When we met, she had a clear idea of what she wanted to see in the space, down to the smallest details,” designer Chad Eisner says of his client—activist and philanthropist Nikita Kahn—the owner of a penthouse apartment graced with 280-degree views of Los Angeles. “She wanted a place that felt fresh and current, but also light, airy and soothing,” says Eisner. “My job was to take those elements and make them feel cohesive.”
Eisner approached that task by first devising a subtle progression of neutral hues inspired by his client’s love of the beach. “I brought in a warm palette with soft sand tones,” he says. “It’s peaceful with a sexy edge to it, and it doesn’t feel like it’s competing with the view.” Beginning in the foyer, “we added a dark grass-cloth wallpaper,” he says. “I needed to create a compressed, moody space before you get to the living room.”
The foyer opens to the living room’s spectacular double-height volume, where the designer transitioned to a lighter shade for the walls, clad bookshelves with leather, and then jumped at the chance to experiment with the lighting. “I’d always wanted to do an installation that felt like multi-plane light,” he says. To achieve that feel, he placed Sonneman’s LED Corona Ring pendants in varying sizes and heights to create illuminated halos around the space. Builders Scott Butler, who served as project manager, and George Peper, the firm’s president, collaborated with Eisner on getting the lights’ placement exactly right. “It’s challenging dealing with high-rise construction,” says Peper, who brought helpful experience and savvy from years working in New York. To get the wiring to the right location, notes Butler, “we had to set up scaffolding.”
To bring another dimension to the palette, Eisner incorporated subtle variations of the sand tones, as well as textural layers. A corded wool rug grounds the living room, where Eisner covered the sofa with “fabric that has an under weave of caramel,” he explains. “You wouldn’t see it on first glance, but it relates to the wood finishes on the chairs.” In the bedrooms, the designer chose tactile materials, such as grass cloth or linen, to clad the walls and “define the spaces a little better,” he says.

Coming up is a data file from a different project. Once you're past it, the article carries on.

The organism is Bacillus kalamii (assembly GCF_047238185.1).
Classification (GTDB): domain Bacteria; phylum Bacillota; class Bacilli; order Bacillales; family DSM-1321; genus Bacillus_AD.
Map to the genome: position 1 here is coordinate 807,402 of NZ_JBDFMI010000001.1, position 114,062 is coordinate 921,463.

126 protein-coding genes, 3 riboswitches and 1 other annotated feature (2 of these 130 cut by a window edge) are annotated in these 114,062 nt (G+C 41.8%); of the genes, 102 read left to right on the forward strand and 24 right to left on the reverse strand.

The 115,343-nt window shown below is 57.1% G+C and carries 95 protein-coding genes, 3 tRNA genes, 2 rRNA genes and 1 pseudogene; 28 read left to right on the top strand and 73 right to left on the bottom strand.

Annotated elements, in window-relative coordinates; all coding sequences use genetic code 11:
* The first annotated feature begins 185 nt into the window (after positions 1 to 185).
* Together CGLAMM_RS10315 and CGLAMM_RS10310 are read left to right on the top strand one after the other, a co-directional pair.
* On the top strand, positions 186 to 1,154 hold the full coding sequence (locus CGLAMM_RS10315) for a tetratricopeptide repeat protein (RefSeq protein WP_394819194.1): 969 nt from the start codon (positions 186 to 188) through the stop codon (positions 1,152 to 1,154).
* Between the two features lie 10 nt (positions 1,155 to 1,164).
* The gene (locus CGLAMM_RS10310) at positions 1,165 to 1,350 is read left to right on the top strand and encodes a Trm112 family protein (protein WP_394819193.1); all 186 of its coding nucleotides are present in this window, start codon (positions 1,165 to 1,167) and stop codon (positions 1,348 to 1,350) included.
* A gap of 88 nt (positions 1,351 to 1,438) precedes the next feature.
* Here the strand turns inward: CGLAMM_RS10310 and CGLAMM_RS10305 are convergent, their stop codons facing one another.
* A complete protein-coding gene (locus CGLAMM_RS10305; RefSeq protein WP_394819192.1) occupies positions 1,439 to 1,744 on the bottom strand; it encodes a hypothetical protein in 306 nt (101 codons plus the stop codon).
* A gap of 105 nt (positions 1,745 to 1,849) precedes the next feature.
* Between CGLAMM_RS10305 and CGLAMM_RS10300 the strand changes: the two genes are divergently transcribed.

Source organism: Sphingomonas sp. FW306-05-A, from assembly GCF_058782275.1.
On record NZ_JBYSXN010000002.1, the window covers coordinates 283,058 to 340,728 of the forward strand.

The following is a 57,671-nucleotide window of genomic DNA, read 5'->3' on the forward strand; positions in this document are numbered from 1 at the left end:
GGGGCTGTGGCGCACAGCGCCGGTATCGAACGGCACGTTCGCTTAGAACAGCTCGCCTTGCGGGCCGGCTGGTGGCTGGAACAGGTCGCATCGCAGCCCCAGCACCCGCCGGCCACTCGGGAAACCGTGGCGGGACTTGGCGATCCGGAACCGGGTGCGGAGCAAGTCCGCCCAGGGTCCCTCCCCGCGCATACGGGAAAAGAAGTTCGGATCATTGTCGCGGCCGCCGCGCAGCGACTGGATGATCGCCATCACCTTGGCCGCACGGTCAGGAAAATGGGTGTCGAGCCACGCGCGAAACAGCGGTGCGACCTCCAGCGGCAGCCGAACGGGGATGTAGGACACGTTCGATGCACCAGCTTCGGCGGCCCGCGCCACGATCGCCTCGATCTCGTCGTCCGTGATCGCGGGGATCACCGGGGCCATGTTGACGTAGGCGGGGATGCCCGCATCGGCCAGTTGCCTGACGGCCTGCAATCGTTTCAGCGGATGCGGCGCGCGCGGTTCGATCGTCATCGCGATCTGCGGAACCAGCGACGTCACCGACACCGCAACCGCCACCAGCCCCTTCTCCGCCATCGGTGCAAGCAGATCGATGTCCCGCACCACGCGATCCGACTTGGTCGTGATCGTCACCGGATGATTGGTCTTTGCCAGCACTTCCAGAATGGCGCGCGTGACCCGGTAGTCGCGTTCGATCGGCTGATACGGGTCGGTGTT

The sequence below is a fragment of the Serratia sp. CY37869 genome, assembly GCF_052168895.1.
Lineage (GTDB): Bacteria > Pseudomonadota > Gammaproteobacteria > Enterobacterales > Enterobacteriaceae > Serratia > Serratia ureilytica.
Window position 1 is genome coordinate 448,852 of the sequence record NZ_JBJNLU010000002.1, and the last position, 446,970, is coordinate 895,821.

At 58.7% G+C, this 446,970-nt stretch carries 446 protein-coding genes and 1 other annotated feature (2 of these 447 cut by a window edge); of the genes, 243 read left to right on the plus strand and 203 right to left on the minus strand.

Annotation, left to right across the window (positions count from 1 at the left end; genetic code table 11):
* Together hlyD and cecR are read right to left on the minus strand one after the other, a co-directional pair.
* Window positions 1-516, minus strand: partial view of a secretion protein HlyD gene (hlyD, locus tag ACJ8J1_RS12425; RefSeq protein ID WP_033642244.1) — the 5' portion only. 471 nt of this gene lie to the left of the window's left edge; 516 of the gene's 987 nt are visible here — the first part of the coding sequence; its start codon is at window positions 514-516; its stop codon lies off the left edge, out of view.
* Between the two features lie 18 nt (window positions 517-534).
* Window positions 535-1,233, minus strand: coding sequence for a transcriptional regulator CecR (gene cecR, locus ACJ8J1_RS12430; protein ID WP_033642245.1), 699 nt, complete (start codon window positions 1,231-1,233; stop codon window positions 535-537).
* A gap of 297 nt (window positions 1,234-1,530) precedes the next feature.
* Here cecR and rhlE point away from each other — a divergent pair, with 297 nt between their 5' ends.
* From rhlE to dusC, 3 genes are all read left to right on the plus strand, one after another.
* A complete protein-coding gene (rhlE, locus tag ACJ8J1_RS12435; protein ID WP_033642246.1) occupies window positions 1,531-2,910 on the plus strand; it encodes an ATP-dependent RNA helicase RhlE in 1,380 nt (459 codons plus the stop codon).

The penthouse required little in the way of architectural intervention, but Eisner added new limestone flooring in the kitchen and bathrooms, and bleached walnut elsewhere. In addition to these updates, Eisner created a banquette to carve out a breakfast room in a corner of the kitchen. “It gives you a moment to take a break and let the view be the backdrop,” he notes. To pair with the banquette, he covered vintage Mies van der Rohe Brno chairs—which also surround a custom dining table—with a leather similar to the one he used to dress the bookcases he designed for the living room.
As much as she was drawn to a fresh, contemporary look, the owner felt the pull of vintage design. Even before starting the project, she had collected some standout pieces, including the Brno dining chairs, a Paul Evans coffee table and a Vladimir Kagan headboard (at the time upholstered in a riotous floral). “In other environments, they could be overly strong or heavy,” Eisner says, “so I took her love of those periods and those designers and married them with something more contemporary.”
For example, a streamlined Minotti sofa balances circa 1940s Jindrich Halabala oak-and-nickeled-brass armchairs in the living room, the Kagan headboard was recovered with a Great Plains fabric for the master bedroom, and, in the upstairs bedroom, a leather-upholstered Minotti chaise stands at the foot of a bed crowned with a matte-and- polished-steel Paul Evans headboard.
The mix of pieces within the softly layered spaces creates an atmosphere that’s both stylish and enveloping. “When we think of a penthouse, we think slick and cold,” says Eisner. “This isn’t a Batman penthouse; it’s warmer, softer and friendlier to live in. You feel like you’re safe in a cocoon floating in the clouds.”